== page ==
You’ve probably figured out I grew up in Maine (since I can’t seem to shut up about it), and I love every opportunity to visit, to see how things have changed (and haven’t) over the last…20 years now! One of this year’s highlights? Attending the Maine Author Day at the Guilford Memorial Library. Not only did I have an opportunity to meet some new people, but I also got to catch up with some family friends that I hadn’t seen in quite some time. Below are a couple of photos from the event:
Once I got there, I realized I hadn’t been inside this library since high school, and so much had changed! Built in 1908 with funding assistance from Andrew Carnegie, Guilford has since added another “wing” with an octagonal “tower”-looking thing and converted what I remember as a nasty, dungeon-like basement into a bright, usable space (where the library staff provided sandwiches from the local Subway for all the authors). Even though the event only lasted a couple of hours—and even though it was gray and raining outside—I’m grateful for the opportunity!
One of Maine’s lakes, one of Maine’s mountains
Let me shift gears for a moment and talk a little about some of what draws me back to Maine. It’s mostly family (most of which still lives not too far from where I grew up), but it’s memories, too. Memories from Sebec Lake, where my grandparents had a small “camp” (a lake house for non-New Englanders); from some of the nearby mountains, like Borestone and Barren and beyond. Today, my parents own that little camp: on Google Maps, you can see the roof of the bunk house Dad built a couple years ago.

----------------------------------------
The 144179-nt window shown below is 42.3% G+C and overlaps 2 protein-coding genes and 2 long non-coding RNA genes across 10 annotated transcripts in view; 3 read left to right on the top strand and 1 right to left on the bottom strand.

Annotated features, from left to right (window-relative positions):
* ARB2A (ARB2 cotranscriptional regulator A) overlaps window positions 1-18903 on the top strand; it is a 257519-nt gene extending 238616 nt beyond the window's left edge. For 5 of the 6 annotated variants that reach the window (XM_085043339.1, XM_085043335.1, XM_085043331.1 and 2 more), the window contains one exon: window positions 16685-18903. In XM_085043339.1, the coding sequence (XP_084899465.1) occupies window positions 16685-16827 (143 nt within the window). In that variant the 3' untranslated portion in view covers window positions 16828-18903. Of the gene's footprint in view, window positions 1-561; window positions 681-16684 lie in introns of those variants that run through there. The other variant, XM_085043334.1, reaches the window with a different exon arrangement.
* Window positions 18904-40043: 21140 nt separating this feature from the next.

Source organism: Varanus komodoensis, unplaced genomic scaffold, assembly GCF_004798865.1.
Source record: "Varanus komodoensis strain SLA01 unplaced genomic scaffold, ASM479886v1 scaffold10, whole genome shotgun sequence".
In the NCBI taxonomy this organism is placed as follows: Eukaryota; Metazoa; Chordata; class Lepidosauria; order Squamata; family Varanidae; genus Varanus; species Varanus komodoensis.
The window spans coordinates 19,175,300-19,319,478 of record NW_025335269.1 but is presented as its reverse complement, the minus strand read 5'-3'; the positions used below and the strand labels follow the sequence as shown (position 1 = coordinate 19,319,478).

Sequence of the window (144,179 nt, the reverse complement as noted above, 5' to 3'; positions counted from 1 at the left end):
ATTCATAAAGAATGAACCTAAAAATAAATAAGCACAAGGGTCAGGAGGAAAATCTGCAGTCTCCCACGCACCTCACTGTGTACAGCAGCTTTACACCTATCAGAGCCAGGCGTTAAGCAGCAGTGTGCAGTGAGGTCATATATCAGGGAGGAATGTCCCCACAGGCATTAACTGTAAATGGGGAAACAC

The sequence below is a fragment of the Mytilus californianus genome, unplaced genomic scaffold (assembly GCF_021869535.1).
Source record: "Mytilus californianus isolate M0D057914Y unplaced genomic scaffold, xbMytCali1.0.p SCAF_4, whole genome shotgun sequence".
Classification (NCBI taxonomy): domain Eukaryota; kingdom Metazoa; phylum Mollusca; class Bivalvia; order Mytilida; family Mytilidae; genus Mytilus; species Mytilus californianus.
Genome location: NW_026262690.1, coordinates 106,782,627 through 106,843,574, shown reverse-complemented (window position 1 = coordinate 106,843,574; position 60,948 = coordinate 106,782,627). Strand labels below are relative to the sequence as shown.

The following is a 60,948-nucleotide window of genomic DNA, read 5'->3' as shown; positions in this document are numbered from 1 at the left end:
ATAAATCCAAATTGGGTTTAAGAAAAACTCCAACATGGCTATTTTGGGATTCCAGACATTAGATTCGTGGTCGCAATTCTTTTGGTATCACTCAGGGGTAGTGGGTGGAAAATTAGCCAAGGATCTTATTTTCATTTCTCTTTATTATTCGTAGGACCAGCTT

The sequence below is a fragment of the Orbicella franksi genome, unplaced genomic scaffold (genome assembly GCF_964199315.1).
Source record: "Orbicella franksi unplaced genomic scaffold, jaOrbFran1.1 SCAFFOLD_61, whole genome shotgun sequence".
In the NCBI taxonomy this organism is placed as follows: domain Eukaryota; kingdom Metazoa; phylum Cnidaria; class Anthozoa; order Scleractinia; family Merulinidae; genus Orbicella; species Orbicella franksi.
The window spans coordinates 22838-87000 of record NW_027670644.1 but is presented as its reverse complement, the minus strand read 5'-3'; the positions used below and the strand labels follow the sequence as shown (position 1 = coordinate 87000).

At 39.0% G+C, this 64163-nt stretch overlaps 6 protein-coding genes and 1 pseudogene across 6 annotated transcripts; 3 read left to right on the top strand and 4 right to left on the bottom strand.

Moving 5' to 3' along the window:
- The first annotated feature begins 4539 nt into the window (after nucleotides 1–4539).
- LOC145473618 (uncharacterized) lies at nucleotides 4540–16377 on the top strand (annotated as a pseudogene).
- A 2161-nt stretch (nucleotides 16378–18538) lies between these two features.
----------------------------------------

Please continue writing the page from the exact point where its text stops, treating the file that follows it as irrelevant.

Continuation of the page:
I didn’t get a chance to climb Borestone this year (Elliotsville, Maine), but my brother and brother-in-law and I did climb Number 4 Mountain, located within Frenchtown Township a few miles north of Greenville, Maine. It’s a “short” mountain, just over 2800 feet, and it’s only 1.8 miles to the summit…and it had rained the day before we hiked, but there’s an old fire tower at the top. The remains of one, anyway! I climbed the 40 or 50 feet to the top, sat on a few half-rotted boards, and took a few photos (which I haven’t yet downloaded from my DSLR). According to the Forest Fire Lookout Association, the current steel structure is from 1925. (Before that, there was a wooden structure from 1913.)
I did take a few photos with my phone (of Sebec Lake and of Number 4 Mountain):
My parents have a cat (a girl named Wallace) who’s maybe 17 years old and still hunts, and an English Mastiff named Lizzie. I don’t know if they’re just plain friendly, or if they remember me despite my lengthy absences:
Maine in The Daybringer?
If you’ve read even a single chapter from Beneath the Vault of Stars (BVS), you’ve undoubtedly discovered it takes place wholly elsewhere than Earth, much less the United States in general or Maine in particular! That said, it’s no stretch to admit that I’ve tried to describe certain scenes according to things I’ve experienced growing up in Maine. While the geology (and geography) is totally different, I still draw heavily on what I remember (accurately or not!) when building Kalas’ world.
And speaking of Kalas’ world—the world in which The Daybringer takes place—I’ve finished writing Part I for Between the Lion and the Wolf (BLW)! It’s roughly 99,000 words, but I have yet to edit it. I’m not sure just how long Part II will be, but BLW looks like it’ll be nearly twice as long as BVS! I’m trying—really!—just to write the story. It’s…it’s a big story! I’d originally intended to complete it before the end of 2018, but that seems improbable right now. Still, there are a few months left in the year…